Where do pollinators go in winter? When all the flowers that pollinators feed on are gone and when the cold grips the land, what do the pollinators do? They have to find refuges and hanker down until the next season. There are many different strategies at their disposal, many sheltered places, many options as to spend the winter months as eggs, larvae, pupae or adult. But they all make themselves invisible for several months of the year, hoping that no predator or parasite gets to them and hoping that the next season be bountiful and take care of their needs.
Here is just one example of a wintering pollinator, a pretty butterfly that you may see flitting around the garden during summer months: a fritillary butterfly Speyeria cybele.
Adult fritillaries are colorful butterflies of orange and black patterns, often mistaken for monarchs. Their long tongues enable them to reach for nectar hidden in long throated flowers such as horse mints, however they are not about to pass out a good opportunity to drink nectar from more accessible blossoms. You may start seeing them as early as May; by October they will be mostly gone or will look rather worn out, missing wing scales or even a piece of wing where a hungry bird took a stab and missed the body.
In late summer and early fall the females start looking for places to lay their eggs. Their babies feed exclusively on violets, so they need to find these plants and lay their eggs nearby. But by this time of the year violets are drying up or they are all but gone; only the roots remain under ground in many cases. This does not deter the egg laying females; either they have a formidable sense of smell that enables them to detect the roots of violets, or, in some cases, they just take a chance scattering their eggs on the leaf litter in shady places that are most likely to grow violets. In this case, some eggs will be lost, but there will be plenty left which will find their target.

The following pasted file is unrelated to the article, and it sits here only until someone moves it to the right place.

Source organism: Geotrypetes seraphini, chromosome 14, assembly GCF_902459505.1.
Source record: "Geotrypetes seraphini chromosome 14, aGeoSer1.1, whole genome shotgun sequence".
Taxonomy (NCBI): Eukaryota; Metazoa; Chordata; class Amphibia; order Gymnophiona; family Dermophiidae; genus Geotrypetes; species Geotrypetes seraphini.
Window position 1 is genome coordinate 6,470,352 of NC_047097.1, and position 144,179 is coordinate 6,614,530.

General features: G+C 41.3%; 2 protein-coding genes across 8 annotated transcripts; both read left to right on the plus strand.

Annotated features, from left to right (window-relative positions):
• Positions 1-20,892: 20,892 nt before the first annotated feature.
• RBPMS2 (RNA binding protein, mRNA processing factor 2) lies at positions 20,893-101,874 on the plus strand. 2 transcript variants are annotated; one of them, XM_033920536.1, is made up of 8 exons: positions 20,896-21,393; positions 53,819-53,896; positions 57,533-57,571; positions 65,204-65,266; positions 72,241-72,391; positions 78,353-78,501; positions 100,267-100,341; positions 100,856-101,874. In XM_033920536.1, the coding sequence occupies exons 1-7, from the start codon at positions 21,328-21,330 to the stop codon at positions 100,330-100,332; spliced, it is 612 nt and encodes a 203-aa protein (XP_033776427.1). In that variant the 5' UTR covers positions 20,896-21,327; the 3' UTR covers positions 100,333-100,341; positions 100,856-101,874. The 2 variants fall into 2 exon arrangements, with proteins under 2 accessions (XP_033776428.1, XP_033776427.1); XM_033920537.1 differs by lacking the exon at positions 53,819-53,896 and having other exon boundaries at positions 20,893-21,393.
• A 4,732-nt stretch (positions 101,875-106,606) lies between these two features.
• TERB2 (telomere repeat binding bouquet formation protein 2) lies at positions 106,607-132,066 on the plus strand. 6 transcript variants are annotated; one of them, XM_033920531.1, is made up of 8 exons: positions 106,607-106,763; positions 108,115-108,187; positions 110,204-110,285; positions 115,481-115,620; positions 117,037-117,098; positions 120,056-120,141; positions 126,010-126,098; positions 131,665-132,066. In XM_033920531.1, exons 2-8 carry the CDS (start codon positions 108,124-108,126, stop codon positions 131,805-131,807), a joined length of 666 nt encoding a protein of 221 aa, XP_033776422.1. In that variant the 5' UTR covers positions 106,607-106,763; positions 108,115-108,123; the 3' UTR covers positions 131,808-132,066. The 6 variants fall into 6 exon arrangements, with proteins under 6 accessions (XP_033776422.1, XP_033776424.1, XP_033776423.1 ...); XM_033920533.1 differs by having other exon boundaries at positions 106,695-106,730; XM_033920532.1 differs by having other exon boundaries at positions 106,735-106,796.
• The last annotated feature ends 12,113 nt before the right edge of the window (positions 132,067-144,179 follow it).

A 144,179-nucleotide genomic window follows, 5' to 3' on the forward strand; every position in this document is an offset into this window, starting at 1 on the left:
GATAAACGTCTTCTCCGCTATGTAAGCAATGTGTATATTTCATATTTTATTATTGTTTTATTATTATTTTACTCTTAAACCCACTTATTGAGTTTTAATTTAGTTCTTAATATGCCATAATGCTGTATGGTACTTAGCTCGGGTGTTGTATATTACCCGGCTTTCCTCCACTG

The eggs are no bigger than a period at the end of this sentence; the caterpillar that emerges from it shortly afterward is about the size of a comma. Packaged inside this tiny body is all the genetic information needed to make all the colors and the beauty that will visit your garden fluttering from flower to flower during the warm months. There is no food for this baby during the winter months. So what is there to do? It promptly buries itself in the leaf litter seeking safety from the many small predators and parasites that hunt it in that dark and mysterious world that is the soil of your garden. There, it has nothing to do for several long, cold months; so it goes to sleep.
Probably many, perhaps most won’t make it through the winter; but the mother had laid so many eggs that there will still be plenty to keep the species going. By the end of winter it will be aroused, by some unknown cues. By then, violet plants are beginning to grow. Long before they start blooming, this caterpillar goes to work, feeding and growing for a couple of months. It will eventually emerge as a fully grown butterfly.
More on fritillaries life cycle in:
Pollinators welcome blog
Pollinator of the month
List of articles
© Beatriz Moisset. 2012
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